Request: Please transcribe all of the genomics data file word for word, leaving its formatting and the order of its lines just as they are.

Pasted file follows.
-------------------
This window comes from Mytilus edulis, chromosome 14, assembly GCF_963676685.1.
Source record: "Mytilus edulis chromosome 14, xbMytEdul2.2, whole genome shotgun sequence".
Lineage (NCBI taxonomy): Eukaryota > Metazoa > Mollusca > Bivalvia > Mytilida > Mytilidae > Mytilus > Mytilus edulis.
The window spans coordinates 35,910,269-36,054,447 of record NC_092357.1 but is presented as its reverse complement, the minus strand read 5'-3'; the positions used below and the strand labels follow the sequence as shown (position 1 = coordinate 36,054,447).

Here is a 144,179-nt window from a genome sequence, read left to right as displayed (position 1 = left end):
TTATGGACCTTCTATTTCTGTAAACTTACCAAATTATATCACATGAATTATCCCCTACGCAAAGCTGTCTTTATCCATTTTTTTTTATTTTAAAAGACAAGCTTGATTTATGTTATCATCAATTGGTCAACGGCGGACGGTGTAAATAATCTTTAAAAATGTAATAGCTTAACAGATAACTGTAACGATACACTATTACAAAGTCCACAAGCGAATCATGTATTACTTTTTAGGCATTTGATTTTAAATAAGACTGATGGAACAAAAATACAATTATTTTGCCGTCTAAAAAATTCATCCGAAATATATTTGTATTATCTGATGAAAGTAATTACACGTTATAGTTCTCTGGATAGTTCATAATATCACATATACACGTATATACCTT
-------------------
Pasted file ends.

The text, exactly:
This window comes from Mytilus edulis, chromosome 14, assembly GCF_963676685.1.
Source record: "Mytilus edulis chromosome 14, xbMytEdul2.2, whole genome shotgun sequence".
Lineage (NCBI taxonomy): Eukaryota > Metazoa > Mollusca > Bivalvia > Mytilida > Mytilidae > Mytilus > Mytilus edulis.
The window spans coordinates 35,910,269-36,054,447 of record NC_092357.1 but is presented as its reverse complement, the minus strand read 5'-3'; the positions used below and the strand labels follow the sequence as shown (position 1 = coordinate 36,054,447).

Here is a 144,179-nt window from a genome sequence, read left to right as displayed (position 1 = left end):
TTATGGACCTTCTATTTCTGTAAACTTACCAAATTATATCACATGAATTATCCCCTACGCAAAGCTGTCTTTATCCATTTTTTTTTATTTTAAAAGACAAGCTTGATTTATGTTATCATCAATTGGTCAACGGCGGACGGTGTAAATAATCTTTAAAAATGTAATAGCTTAACAGATAACTGTAACGATACACTATTACAAAGTCCACAAGCGAATCATGTATTACTTTTTAGGCATTTGATTTTAAATAAGACTGATGGAACAAAAATACAATTATTTTGCCGTCTAAAAAATTCATCCGAAATATATTTGTATTATCTGATGAAAGTAATTACACGTTATAGTTCTCTGGATAGTTCATAATATCACATATACACGTATATACCTT